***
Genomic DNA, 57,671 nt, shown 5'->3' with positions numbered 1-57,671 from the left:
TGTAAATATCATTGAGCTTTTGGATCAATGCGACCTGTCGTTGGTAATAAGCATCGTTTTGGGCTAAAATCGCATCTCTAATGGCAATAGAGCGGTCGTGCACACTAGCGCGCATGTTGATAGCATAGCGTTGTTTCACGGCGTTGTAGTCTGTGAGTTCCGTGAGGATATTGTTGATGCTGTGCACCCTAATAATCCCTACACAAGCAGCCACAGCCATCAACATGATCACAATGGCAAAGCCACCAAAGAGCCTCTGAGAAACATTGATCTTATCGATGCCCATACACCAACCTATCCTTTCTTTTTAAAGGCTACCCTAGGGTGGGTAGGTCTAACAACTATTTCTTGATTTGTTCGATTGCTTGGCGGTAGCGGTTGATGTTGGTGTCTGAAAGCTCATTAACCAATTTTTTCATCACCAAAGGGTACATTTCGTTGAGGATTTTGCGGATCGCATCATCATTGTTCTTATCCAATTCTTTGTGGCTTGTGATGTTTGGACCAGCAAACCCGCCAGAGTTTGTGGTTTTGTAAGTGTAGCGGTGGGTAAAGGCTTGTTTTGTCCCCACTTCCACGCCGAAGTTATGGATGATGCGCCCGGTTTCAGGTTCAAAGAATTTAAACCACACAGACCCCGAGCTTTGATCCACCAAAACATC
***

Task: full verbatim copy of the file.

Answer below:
Genomic DNA, 57,671 nt, shown 5'->3' with positions numbered 1-57,671 from the left:
TGTAAATATCATTGAGCTTTTGGATCAATGCGACCTGTCGTTGGTAATAAGCATCGTTTTGGGCTAAAATCGCATCTCTAATGGCAATAGAGCGGTCGTGCACACTAGCGCGCATGTTGATAGCATAGCGTTGTTTCACGGCGTTGTAGTCTGTGAGTTCCGTGAGGATATTGTTGATGCTGTGCACCCTAATAATCCCTACACAAGCAGCCACAGCCATCAACATGATCACAATGGCAAAGCCACCAAAGAGCCTCTGAGAAACATTGATCTTATCGATGCCCATACACCAACCTATCCTTTCTTTTTAAAGGCTACCCTAGGGTGGGTAGGTCTAACAACTATTTCTTGATTTGTTCGATTGCTTGGCGGTAGCGGTTGATGTTGGTGTCTGAAAGCTCATTAACCAATTTTTTCATCACCAAAGGGTACATTTCGTTGAGGATTTTGCGGATCGCATCATCATTGTTCTTATCCAATTCTTTGTGGCTTGTGATGTTTGGACCAGCAAACCCGCCAGAGTTTGTGGTTTTGTAAGTGTAGCGGTGGGTAAAGGCTTGTTTTGTCCCCACTTCCACGCCGAAGTTATGGATGATGCGCCCGGTTTCAGGTTCAAAGAATTTAAACCACACAGACCCCGAGCTTTGATCCACCAAAACATC